the Frank Gehry-designed Jay Pritzker Pavilion, the interactive Crown Fountain by Jaume Plensa; the contemporary Lurie Garden designed by the team of Kathryn Gustafson, Piet Oudolf and Robert Israel; and Anish Kapoor's hugely popular Cloud Gate sculpture. We will be met here by the Director of the Park, Ed Uhlir. Since its opening in July 2004, Millennium Park has hosted millions of people, making it one of the most popular destinations in Chicago. In the midst of Millennium Park, the Lurie Garden, is a horticultural gem inspired by Chicago's distinct natural and cultural history, according to designer Kathy Gustafson. This five-acre garden pays homage to the City's motto, "-Urbs in Horto-" (City in a Garden), which refers to Chicago's transformation from its flat and marshy origins to a bold and powerful city. With a strong focus on native plants, the Lurie Garden brings a diverse plant community to grace the urban surrounds. After exploring Millennium Park, we will head west to Ball Horticultural Company one of America's great horticultural companies. Here we will experience two very different gardens. The Gardens at Ball, a new eight-acre garden designed by Douglas Hoerr feature the industry's newest annuals and perennials displayed in thematic areas including a Woodland garden, a Patio Garden, and the Sun Container Showcase. We will then visit a restored tall grass native prairie that showcases Ball Horticultural's commitment to environmental responsibility and stewardship. Ball's President Anna Ball, the founder's granddaughter, will meet our group along with Jim Nau, the manager of the Gardens at Ball. After lunch at Ball we will head to another great Chicago icon, the Frank Lloyd Wright Home and Studio, which served as Wright's private residence and workplace for the first 20 years of his career from 1889 to 1909. A laboratory for Wright, the home and studio highlight his architectural philosophy. Our final horticultural stop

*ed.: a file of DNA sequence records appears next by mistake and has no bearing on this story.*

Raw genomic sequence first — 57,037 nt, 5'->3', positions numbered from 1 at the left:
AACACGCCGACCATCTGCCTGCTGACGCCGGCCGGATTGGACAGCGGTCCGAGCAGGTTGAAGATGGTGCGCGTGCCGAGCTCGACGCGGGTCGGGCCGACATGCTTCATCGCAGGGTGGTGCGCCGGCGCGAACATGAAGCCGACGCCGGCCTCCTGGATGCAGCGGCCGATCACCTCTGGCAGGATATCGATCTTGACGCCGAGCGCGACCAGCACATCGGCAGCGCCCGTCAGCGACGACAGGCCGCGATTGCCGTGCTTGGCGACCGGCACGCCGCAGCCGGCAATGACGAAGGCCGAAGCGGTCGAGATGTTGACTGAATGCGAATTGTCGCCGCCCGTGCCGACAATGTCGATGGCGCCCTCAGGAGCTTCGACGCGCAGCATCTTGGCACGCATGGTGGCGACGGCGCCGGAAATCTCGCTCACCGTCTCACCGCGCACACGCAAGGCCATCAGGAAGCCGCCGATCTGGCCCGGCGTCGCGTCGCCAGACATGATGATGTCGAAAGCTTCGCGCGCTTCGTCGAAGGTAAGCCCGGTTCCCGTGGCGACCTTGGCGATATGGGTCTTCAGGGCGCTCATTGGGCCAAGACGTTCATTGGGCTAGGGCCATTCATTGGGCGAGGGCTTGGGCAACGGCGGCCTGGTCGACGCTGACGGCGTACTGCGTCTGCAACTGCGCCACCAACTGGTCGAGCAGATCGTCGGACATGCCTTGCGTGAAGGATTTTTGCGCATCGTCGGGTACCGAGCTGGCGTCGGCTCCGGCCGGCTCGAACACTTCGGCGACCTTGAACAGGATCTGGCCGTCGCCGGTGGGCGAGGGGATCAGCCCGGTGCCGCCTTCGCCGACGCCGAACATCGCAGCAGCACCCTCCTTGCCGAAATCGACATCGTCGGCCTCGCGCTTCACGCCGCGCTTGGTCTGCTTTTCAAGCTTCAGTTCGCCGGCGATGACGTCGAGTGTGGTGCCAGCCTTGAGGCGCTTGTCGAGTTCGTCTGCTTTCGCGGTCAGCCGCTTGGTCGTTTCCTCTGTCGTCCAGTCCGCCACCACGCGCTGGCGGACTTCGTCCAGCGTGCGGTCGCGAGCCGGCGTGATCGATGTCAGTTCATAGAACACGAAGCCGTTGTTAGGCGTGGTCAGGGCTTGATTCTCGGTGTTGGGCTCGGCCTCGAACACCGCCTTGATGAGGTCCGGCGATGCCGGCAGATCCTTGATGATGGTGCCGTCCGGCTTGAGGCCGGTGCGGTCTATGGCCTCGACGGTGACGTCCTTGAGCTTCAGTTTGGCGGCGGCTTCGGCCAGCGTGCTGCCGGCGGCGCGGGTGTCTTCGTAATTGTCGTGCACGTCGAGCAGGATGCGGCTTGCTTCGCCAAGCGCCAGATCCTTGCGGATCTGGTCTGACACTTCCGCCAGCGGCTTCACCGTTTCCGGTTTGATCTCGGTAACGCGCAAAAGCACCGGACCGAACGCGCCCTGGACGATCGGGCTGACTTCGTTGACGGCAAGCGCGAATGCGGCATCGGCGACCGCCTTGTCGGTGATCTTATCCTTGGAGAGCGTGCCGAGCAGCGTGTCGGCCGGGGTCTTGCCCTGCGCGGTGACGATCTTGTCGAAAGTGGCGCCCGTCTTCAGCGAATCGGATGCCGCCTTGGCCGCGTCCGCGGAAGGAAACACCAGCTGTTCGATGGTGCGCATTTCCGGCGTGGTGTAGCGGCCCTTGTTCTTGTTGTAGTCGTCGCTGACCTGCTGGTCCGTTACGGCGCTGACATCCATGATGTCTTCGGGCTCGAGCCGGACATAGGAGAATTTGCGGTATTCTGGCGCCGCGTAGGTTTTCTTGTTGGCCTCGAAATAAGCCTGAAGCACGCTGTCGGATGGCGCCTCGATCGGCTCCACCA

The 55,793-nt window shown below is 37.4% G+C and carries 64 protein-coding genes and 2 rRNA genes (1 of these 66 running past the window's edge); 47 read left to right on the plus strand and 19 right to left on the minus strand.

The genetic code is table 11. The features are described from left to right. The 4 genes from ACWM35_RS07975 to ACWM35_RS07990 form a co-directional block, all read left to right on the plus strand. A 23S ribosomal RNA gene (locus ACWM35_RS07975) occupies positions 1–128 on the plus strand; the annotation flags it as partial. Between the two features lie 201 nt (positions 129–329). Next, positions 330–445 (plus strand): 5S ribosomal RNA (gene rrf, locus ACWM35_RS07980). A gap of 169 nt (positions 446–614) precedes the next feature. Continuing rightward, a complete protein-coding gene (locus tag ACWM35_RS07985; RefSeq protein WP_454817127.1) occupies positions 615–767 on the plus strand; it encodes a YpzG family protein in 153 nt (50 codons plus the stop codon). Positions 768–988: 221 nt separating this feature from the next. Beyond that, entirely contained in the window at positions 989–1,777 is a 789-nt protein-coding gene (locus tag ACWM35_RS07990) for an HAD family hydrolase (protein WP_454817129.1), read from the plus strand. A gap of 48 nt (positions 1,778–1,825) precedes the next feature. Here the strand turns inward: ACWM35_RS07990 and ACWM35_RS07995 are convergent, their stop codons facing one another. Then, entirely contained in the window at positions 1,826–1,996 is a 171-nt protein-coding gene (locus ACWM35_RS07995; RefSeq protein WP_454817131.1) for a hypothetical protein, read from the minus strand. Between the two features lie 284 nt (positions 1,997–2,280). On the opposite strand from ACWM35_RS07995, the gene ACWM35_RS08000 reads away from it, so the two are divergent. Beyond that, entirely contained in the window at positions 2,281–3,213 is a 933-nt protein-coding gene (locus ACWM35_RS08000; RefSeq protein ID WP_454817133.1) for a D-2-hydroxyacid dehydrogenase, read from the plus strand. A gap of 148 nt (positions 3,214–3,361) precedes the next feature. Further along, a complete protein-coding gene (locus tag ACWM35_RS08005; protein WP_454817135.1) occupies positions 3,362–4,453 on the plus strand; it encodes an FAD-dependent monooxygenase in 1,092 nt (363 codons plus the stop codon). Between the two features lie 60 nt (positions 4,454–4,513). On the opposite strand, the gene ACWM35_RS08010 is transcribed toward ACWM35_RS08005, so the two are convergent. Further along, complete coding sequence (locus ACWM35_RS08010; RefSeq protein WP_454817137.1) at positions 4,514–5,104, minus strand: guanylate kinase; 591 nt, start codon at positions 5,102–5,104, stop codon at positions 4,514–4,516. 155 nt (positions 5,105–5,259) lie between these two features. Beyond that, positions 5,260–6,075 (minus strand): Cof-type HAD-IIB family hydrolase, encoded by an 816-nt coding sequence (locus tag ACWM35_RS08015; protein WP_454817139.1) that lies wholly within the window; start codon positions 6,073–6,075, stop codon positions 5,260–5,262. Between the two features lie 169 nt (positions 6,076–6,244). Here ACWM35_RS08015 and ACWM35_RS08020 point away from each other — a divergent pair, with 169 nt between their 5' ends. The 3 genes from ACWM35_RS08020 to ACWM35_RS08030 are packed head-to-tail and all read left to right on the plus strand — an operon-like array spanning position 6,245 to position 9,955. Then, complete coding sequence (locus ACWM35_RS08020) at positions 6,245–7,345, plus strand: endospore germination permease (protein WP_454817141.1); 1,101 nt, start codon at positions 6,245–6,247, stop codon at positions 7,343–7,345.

on the tour will be Garfield Park Conservatory, built in 1908 with Jens Jensen's innovative "landscape under glass" and design principles. The Director of Conservatories Mary Eysenbach will relate how the Conservatory was conceived as a series of naturalistic landscapes under glass, a revolutionary concept at that time. Accommodating a wide variety of plants, from subtropical rainforest species to desert succulents, greenhouse gardening demands constant evaluation and adjustments in plant culture. We will learn about the "Green" gardening practices--in both the indoor greenhouses and outdoor gardens and we will see the conservatory's new four-acre City Garden, which is full of ideas addressing typical city garden challenges of space, microclimates, and limited resources. After Garfield Park Conservatory we will return to the hotel to relax before our grand finale dinner, where we will be joined by some of the new friends we have made while visiting Chicagoland. Sunday, June 20 (B) For those who would like another outing or two before departing Chicago, you may want to consider the following options. · Morton Arboretum · The Art Institute of Chicago, which opened a new modern wing in 2009 · The Field Museum

FOR MORE INFORMATION ABOUT UPCOMING TOURS IN THE AHS TRAVEL STUDY PROGRAM, PLEASE CONTACT OUR TRAVEL PLANNER: MacNair Travel (866) 627-6621 [email protected] www.ahs.org American Horticultural Society 7931 East Boulevard Drive Alexandria, VA 22308-1300